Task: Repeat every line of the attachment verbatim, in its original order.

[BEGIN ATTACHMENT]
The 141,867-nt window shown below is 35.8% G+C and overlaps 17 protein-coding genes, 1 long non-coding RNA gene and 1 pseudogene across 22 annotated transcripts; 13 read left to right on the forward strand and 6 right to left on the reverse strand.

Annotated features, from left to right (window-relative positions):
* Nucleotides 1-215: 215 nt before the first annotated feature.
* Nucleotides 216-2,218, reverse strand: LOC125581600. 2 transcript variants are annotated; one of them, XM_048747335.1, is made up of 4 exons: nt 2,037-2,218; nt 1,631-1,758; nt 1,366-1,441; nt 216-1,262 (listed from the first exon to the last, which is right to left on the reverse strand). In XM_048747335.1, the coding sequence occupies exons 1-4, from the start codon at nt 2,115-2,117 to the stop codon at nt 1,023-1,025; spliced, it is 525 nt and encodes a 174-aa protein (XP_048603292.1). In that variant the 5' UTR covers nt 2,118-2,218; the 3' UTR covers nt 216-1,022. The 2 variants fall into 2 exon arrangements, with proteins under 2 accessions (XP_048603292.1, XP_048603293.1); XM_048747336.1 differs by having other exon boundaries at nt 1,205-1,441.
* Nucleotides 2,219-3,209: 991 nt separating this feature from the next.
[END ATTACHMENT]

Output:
The 141,867-nt window shown below is 35.8% G+C and overlaps 17 protein-coding genes, 1 long non-coding RNA gene and 1 pseudogene across 22 annotated transcripts; 13 read left to right on the forward strand and 6 right to left on the reverse strand.

Annotated features, from left to right (window-relative positions):
* Nucleotides 1-215: 215 nt before the first annotated feature.
* Nucleotides 216-2,218, reverse strand: LOC125581600. 2 transcript variants are annotated; one of them, XM_048747335.1, is made up of 4 exons: nt 2,037-2,218; nt 1,631-1,758; nt 1,366-1,441; nt 216-1,262 (listed from the first exon to the last, which is right to left on the reverse strand). In XM_048747335.1, the coding sequence occupies exons 1-4, from the start codon at nt 2,115-2,117 to the stop codon at nt 1,023-1,025; spliced, it is 525 nt and encodes a 174-aa protein (XP_048603292.1). In that variant the 5' UTR covers nt 2,118-2,218; the 3' UTR covers nt 216-1,022. The 2 variants fall into 2 exon arrangements, with proteins under 2 accessions (XP_048603292.1, XP_048603293.1); XM_048747336.1 differs by having other exon boundaries at nt 1,205-1,441.
* Nucleotides 2,219-3,209: 991 nt separating this feature from the next.